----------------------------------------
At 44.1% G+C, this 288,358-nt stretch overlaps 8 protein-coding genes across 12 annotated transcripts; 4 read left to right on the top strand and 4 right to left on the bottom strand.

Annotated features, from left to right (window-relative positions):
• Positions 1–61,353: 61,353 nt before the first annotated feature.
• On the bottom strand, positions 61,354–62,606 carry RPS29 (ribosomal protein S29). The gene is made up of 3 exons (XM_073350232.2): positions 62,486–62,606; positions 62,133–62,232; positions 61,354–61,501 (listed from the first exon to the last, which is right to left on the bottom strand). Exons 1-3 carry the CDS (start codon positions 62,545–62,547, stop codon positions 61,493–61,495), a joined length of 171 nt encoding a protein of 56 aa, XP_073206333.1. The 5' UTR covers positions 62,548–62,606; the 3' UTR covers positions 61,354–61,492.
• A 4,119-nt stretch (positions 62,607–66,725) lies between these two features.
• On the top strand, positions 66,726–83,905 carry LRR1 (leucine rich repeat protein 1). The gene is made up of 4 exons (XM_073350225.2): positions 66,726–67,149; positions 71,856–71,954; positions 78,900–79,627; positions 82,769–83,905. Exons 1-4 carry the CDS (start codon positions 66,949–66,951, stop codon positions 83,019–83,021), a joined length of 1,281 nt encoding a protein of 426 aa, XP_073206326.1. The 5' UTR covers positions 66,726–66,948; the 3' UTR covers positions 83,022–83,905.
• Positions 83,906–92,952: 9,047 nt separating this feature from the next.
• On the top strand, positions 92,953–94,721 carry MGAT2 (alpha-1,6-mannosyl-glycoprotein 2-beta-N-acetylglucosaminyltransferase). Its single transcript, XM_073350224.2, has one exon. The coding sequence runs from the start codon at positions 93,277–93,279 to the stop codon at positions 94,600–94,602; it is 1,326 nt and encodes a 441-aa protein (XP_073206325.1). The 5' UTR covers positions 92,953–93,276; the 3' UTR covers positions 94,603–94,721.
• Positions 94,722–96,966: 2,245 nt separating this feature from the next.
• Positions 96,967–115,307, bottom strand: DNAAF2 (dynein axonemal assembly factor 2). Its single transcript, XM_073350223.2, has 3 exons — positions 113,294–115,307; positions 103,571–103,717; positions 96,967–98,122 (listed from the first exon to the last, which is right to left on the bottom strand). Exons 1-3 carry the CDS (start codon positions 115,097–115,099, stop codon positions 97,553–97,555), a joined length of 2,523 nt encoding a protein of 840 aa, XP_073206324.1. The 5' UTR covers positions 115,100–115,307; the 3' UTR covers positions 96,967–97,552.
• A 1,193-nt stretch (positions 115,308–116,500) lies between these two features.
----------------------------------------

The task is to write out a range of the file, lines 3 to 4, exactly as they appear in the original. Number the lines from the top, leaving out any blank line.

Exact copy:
• Positions 1–61,353: 61,353 nt before the first annotated feature.
• On the bottom strand, positions 61,354–62,606 carry RPS29 (ribosomal protein S29). The gene is made up of 3 exons (XM_073350232.2): positions 62,486–62,606; positions 62,133–62,232; positions 61,354–61,501 (listed from the first exon to the last, which is right to left on the bottom strand). Exons 1-3 carry the CDS (start codon positions 62,545–62,547, stop codon positions 61,493–61,495), a joined length of 171 nt encoding a protein of 56 aa, XP_073206333.1. The 5' UTR covers positions 62,548–62,606; the 3' UTR covers positions 61,354–61,492.